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help i'm stressing out after having unprotected anal sex


So I had unprotected anal sex 3 times with ejaculation with 3 different guys last year. I lost my virginity to one of them. I was told by all 3 of them that they were clean. after the 3rd guy(which was summer time), I got really scared and it was really really stupid of me that I didnt get tested. I didn't have sex till recently this week. Through the months of not having sex I did not have any symptoms of any sti/hiv. Recently I had sex with the guy who took my virginity again. I told him before having sex, that he should get a condom. But when we had sex, he did not use a condom and just went in without telling me and just ejaculated afterwards. I've been looking through google about hiv/sti's and I am panicking. I've scheduled to get tested next week and I just want to know that... If I get a positive is it too late to use PEP and if I get a negative how many times more can I get tested without having sex?.. I really hope to get an answer because im getting anxiety and thank you so much if I do.


Hello and thanks for reaching out to the AIDS Vancouver Helpline.

It sounds like you have been holding onto this for some time, and I appreciate that is increasing your distress. I hope that I can address all of your concerns and give you some good resources.

As you are likely aware, unprotected anal sex is a high risk activity in regards to acquiring HIV. However, if your partners are not living with HIV (or if they have clinically undetectable levels in their blood), then they cannot pass the virus to you. The only way to find out your status is through testing.

Testing can give a good indication of your HIV status from around 4 weeks post exposure, and testing at 12 weeks is generally considered conclusive. AIDS Vancouver recommend that all sexually active people include HIV and STI testing as part of their regular healthcare, so perhaps once you have your status confirmed, you might like to think about routine testing for the future.

As to when you can have sex; given that you have a test scheduled, would it be unreasonable to abstain until you receive your results? Would you be able to have a fulfilling sexual encounter whilst you are feeling anxious about your HIV status?

PEP is available in Canada and other countries and can reduce the risk of acquiring HIV if taken within 72 hours post exposure (ideally within 36 hours). As PEP is still quite new, the data on efficacy is limited and there have been cases where people have still acquired HIV even after taking PEP. Also, as there is a very limited timeframe to take PEP, this is not an option in your case.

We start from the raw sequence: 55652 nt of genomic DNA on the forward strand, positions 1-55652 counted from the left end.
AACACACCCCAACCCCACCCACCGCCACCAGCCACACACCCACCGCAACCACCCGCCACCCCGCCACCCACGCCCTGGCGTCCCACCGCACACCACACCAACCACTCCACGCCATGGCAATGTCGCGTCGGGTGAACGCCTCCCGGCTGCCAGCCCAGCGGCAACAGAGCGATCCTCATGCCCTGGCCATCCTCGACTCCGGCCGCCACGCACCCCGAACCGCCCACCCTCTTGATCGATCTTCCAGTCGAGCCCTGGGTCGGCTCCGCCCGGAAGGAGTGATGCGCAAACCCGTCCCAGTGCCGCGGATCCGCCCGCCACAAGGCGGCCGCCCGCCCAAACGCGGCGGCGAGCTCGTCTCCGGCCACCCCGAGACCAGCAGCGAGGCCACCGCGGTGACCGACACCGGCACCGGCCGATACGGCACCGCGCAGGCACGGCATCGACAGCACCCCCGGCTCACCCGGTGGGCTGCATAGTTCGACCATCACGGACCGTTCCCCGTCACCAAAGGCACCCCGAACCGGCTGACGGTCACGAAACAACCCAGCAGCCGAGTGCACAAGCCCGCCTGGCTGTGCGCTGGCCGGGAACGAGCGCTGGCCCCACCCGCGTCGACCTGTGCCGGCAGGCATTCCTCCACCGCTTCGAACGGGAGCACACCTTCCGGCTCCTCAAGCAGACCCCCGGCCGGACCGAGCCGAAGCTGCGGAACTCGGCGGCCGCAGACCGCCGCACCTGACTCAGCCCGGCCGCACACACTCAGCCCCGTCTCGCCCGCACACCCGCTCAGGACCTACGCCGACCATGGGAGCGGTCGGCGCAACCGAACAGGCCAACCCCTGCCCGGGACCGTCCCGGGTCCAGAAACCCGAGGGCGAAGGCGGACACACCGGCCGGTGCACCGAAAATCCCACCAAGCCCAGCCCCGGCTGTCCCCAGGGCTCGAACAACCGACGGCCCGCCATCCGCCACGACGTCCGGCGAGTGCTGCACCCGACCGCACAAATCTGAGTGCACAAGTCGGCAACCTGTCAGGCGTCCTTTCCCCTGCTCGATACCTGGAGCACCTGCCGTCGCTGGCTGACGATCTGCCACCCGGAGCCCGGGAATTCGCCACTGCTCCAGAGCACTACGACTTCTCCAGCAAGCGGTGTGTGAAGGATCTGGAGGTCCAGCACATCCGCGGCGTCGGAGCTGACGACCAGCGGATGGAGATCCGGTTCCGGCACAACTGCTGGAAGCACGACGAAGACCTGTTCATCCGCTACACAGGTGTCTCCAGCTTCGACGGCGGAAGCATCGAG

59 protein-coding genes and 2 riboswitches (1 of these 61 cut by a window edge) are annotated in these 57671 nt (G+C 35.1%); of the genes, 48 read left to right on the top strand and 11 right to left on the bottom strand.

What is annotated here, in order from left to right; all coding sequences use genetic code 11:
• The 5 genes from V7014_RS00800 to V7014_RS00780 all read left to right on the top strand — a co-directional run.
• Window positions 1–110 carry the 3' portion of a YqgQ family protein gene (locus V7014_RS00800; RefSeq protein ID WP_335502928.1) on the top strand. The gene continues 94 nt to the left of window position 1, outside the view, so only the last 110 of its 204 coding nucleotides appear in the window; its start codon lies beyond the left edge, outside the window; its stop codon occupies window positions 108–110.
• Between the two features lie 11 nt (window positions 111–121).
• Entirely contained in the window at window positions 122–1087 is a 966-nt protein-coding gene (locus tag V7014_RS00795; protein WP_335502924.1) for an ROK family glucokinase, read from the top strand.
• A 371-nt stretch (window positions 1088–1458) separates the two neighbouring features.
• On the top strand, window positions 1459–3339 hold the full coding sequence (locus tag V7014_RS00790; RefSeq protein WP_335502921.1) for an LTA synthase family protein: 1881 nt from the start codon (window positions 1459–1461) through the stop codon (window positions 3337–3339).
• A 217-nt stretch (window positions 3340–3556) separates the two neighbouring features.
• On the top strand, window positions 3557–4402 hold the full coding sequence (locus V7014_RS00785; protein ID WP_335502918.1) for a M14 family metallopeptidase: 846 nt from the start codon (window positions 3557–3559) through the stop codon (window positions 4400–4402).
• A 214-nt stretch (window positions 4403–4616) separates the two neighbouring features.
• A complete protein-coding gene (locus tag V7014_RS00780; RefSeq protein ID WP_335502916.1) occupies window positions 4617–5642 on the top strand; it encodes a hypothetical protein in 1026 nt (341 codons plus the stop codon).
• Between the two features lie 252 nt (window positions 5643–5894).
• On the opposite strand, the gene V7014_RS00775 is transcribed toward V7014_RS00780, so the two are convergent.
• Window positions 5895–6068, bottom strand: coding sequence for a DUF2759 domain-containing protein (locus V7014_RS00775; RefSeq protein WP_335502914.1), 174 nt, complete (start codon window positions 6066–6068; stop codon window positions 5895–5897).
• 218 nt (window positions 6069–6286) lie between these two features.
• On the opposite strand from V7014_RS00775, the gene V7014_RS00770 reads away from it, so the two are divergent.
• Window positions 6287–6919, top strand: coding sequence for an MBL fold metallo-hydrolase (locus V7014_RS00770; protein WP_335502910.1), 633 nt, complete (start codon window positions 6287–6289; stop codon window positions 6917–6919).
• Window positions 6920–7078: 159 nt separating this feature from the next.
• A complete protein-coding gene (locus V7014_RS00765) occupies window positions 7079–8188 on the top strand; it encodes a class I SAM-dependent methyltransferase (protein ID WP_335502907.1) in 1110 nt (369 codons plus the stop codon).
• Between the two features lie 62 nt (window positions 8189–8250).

Another option is PrEP, which is a PRE-exposure prophylaxis for people with a negative status who may be at risk of acquiring HIV (for example, those whose regular partner is living with HIV). PrEP is quite expensive and not available in all areas, but certainly worth investigating if your status is negative and you are in relationships with men who are reluctant to use condoms and may be living with HIV or have unknown statuses. PrEP is not designed to replace condom use and will not protect against other STIs, however it is an additional line of defense against acquiring HIV.

You mention that your partners were "clean". This is an ambiguous term. In part, it implies that someone who is living with HIV is "dirty", which is not the case. Equally, the term "clean" is also used in regards to drugs and alcohol, and STIs generally. It is important to be very clear when you have these discussions that you are talking about the same thing, which is why we recommend that this term is avoided.

In regards to symptoms, many people have no reaction at all after acquiring HIV. And as many viral symptoms are similar, it is always best to speak with a healthcare provider to determine what is causing them and the treatment required.

Please be aware that the internet is full of well meaning people, but most of them are not healthcare professionals and most of the stories are anecdotal. What happened in their specific encounter will be different to yours, and as such, the outcome will likely be different too. There are some excellent HIV resources available, created in consultation with healthcare professionals, which can give you information on risk factors, medical advances, and what it's really like to live with HIV - please find some of my favourites below:

CATIE - HIV and Hep C Basics

AIDS Vancouver - Risk Assessment

CATIE - Living with HIV

World Health Organisation

I hope that this information goes some way to alleviating your stress. If you are resident in North America and would like a more detailed conversation, please do not hesitate to call our toll free number (1-800-INFO-HIV).

Very best of luck with your upcoming test.

Wendy (Volunteer)

Thank you for contacting the AIDS Vancouver Helpline.
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